College Hosts Horizons Middle Schoolers
CHESTERTOWN, MD—Washington College is now an official host site for the Middle School component of Horizons of Kent & Queen Anne’s, the nonprofit that provides low-income children in grades pre-K to 8 with a summer program of academic and cultural enrichment.
In announcing the agreement, local Horizons board chair John Christie said the College’s willingness to host the children in grades 6 through 8 is key to keeping them challenged and interested. “Part of the Horizons philosophy is to have the children grow up with the program and return each year to teachers and staff who know and care for them and are eager to see them succeed,” he said. “Middle schoolers are ready to separate themselves from the younger children, so having classes on the Washington College campus and eating lunch in the dining hall there keeps them motivated to stay with us. This official relationship will help us grow our middle school program and also will enhance our growing year-round programs in college counseling and job preparation for high school students. We are so grateful to the College for making this step with us. It truly broadens our students’s sense of what’s possible for their futures.”
Christie stressed that the elementary grades for Kent County will remain at Radcliffe Creek School, which has donated office space and use of its classroom and facilities to Horizons for the past five years. A new site at The Gunston School in Centreville is now serving Queen Anne’s County children in grades Kindergarten through Second and plans to add grades each year to reach the full K-8 spectrum.
Washington College had already forged ties with the program through the bi-annual Horizons Play Days that its student Peer Mentors host each fall and spring during the school year. In addition, for the past two years the program rented campus classroom and laboratory spaces for the middle-school students, who also made use of the Miller Library and enjoyed lunch in the Hodson Hall Commons Food Court two days a week. “It was something of a trial run for us to see how having the two Chestertown sites would work,” says Horizons executive director Bob Parks. “We are pleased to now make it official and expand the College site to five days a week.”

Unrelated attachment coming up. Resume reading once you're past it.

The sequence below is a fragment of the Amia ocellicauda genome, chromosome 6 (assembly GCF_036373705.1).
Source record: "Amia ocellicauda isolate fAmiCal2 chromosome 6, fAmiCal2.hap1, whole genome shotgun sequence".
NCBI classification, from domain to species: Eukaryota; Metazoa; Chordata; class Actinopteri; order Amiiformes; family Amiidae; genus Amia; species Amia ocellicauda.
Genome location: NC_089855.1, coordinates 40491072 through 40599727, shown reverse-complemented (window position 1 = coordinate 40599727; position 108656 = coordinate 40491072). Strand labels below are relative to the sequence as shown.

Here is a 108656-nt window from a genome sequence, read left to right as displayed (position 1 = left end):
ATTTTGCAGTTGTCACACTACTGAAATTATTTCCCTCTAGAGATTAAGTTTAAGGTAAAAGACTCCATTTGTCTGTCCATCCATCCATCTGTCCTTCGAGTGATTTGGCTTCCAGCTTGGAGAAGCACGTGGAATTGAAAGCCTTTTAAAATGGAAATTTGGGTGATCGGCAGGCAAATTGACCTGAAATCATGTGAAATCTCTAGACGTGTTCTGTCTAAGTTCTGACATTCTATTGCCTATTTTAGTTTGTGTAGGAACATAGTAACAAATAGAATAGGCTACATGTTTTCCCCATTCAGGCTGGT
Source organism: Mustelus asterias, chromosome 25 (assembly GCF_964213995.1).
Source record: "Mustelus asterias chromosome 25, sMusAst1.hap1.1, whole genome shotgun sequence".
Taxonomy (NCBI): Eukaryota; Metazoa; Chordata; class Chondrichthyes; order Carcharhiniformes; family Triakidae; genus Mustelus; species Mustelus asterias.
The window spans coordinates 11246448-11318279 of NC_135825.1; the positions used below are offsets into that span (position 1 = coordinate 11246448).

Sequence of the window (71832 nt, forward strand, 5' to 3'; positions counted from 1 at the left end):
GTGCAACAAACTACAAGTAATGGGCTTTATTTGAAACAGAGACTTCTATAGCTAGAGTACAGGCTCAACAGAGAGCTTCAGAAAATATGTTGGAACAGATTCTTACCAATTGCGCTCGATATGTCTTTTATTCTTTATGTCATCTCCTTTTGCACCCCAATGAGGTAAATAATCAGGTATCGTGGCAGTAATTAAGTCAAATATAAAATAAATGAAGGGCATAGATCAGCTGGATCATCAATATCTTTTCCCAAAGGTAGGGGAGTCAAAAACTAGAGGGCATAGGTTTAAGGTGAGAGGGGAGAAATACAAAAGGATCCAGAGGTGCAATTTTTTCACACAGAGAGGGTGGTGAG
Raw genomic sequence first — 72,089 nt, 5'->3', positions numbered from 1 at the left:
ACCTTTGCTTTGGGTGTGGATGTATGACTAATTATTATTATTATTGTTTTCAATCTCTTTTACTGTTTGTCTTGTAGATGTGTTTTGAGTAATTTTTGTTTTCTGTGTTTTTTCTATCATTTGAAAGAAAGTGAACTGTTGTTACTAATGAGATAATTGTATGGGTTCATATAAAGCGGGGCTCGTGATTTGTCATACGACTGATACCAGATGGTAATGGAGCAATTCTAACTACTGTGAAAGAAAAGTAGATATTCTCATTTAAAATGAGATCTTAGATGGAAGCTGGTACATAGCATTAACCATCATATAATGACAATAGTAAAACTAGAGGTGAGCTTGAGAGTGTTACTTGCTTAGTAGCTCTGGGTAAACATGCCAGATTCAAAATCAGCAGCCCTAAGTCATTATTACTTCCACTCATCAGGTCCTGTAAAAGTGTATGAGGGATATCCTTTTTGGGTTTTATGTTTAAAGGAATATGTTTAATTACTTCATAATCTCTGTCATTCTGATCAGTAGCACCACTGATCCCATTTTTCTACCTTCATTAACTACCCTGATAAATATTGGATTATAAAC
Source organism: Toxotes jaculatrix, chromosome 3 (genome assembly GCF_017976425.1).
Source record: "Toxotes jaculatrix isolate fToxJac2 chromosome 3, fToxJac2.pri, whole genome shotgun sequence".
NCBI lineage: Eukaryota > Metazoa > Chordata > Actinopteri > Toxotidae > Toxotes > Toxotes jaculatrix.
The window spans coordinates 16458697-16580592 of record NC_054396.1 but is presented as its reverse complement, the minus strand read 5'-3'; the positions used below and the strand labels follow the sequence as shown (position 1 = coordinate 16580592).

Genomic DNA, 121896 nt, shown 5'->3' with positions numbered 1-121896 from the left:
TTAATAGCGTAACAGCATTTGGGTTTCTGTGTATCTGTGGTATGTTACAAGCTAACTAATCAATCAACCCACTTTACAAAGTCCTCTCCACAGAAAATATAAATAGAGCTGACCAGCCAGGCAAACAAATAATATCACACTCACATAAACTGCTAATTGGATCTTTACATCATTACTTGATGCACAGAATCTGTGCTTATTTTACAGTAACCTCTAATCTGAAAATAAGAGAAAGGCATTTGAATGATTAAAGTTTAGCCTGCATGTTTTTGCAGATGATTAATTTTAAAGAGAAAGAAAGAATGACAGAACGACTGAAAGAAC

Washington College Chief of Staff Joseph Holt says hosting Horizons aligns well with the College’s commitment to Kent Forward, the initiative launched by Dixon CEO Dick Goodall to enhance public education and economic opportunities in the county. “These are bright, promising children, and we consider it a privilege to be involved in a program as effective and respected as Horizons,” Holt says. “Instead of losing progress over summer vacation, these students can return to their public school classrooms with more confidence in reading, math and science. That’s good for them and good for their teachers and classmates.”
Horizons was founded as a single program at the New Canaan Country School in Connecticut in 1964. Three decades later its founders launched the national affiliate program, which today boasts more than 40 sites across the U.S. (For more information, visit www.horizonsnational.org.) In 1995, Kent School brought the program to Kent County, becoming one of the first two national affiliates. The Kent County program moved to Radcliffe Creek School in 2009 and in 2014 changed its name to Horizons of Kent and Queen Anne’s to reflect the new site at The Gunston School.